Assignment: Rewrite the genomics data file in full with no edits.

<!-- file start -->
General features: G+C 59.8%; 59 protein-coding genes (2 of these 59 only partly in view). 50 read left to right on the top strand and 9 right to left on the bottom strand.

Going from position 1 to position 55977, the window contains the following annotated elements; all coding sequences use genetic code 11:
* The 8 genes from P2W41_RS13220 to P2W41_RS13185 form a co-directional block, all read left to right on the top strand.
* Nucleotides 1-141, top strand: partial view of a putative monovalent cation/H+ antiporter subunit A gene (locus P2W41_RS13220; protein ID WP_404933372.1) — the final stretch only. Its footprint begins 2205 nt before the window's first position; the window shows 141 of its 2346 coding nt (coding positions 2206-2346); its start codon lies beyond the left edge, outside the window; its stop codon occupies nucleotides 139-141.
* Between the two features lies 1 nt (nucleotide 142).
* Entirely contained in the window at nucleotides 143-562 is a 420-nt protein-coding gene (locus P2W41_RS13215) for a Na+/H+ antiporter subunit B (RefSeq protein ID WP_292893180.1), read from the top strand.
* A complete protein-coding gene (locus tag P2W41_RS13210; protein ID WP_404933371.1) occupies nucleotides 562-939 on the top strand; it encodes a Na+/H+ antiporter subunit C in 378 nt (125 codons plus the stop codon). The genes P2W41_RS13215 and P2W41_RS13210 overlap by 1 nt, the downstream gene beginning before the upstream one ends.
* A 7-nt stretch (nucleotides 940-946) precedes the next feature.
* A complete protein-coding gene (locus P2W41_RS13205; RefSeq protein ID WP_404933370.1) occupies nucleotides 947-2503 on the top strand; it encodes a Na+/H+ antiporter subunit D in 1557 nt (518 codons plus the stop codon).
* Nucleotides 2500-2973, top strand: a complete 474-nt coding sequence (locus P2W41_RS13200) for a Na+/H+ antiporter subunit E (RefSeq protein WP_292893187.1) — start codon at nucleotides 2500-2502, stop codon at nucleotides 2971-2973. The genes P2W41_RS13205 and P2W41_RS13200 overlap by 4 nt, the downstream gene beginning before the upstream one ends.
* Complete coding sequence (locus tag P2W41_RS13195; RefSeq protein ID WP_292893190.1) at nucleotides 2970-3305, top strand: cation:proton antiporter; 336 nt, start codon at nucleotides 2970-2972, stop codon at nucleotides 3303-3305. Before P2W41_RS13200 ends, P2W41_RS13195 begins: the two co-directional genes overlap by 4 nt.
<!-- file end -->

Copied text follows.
General features: G+C 59.8%; 59 protein-coding genes (2 of these 59 only partly in view). 50 read left to right on the top strand and 9 right to left on the bottom strand.

Going from position 1 to position 55977, the window contains the following annotated elements; all coding sequences use genetic code 11:
* The 8 genes from P2W41_RS13220 to P2W41_RS13185 form a co-directional block, all read left to right on the top strand.
* Nucleotides 1-141, top strand: partial view of a putative monovalent cation/H+ antiporter subunit A gene (locus P2W41_RS13220; protein ID WP_404933372.1) — the final stretch only. Its footprint begins 2205 nt before the window's first position; the window shows 141 of its 2346 coding nt (coding positions 2206-2346); its start codon lies beyond the left edge, outside the window; its stop codon occupies nucleotides 139-141.
* Between the two features lies 1 nt (nucleotide 142).
* Entirely contained in the window at nucleotides 143-562 is a 420-nt protein-coding gene (locus P2W41_RS13215) for a Na+/H+ antiporter subunit B (RefSeq protein ID WP_292893180.1), read from the top strand.
* A complete protein-coding gene (locus tag P2W41_RS13210; protein ID WP_404933371.1) occupies nucleotides 562-939 on the top strand; it encodes a Na+/H+ antiporter subunit C in 378 nt (125 codons plus the stop codon). The genes P2W41_RS13215 and P2W41_RS13210 overlap by 1 nt, the downstream gene beginning before the upstream one ends.
* A 7-nt stretch (nucleotides 940-946) precedes the next feature.
* A complete protein-coding gene (locus P2W41_RS13205; RefSeq protein ID WP_404933370.1) occupies nucleotides 947-2503 on the top strand; it encodes a Na+/H+ antiporter subunit D in 1557 nt (518 codons plus the stop codon).
* Nucleotides 2500-2973, top strand: a complete 474-nt coding sequence (locus P2W41_RS13200) for a Na+/H+ antiporter subunit E (RefSeq protein WP_292893187.1) — start codon at nucleotides 2500-2502, stop codon at nucleotides 2971-2973. The genes P2W41_RS13205 and P2W41_RS13200 overlap by 4 nt, the downstream gene beginning before the upstream one ends.
* Complete coding sequence (locus tag P2W41_RS13195; RefSeq protein ID WP_292893190.1) at nucleotides 2970-3305, top strand: cation:proton antiporter; 336 nt, start codon at nucleotides 2970-2972, stop codon at nucleotides 3303-3305. Before P2W41_RS13200 ends, P2W41_RS13195 begins: the two co-directional genes overlap by 4 nt.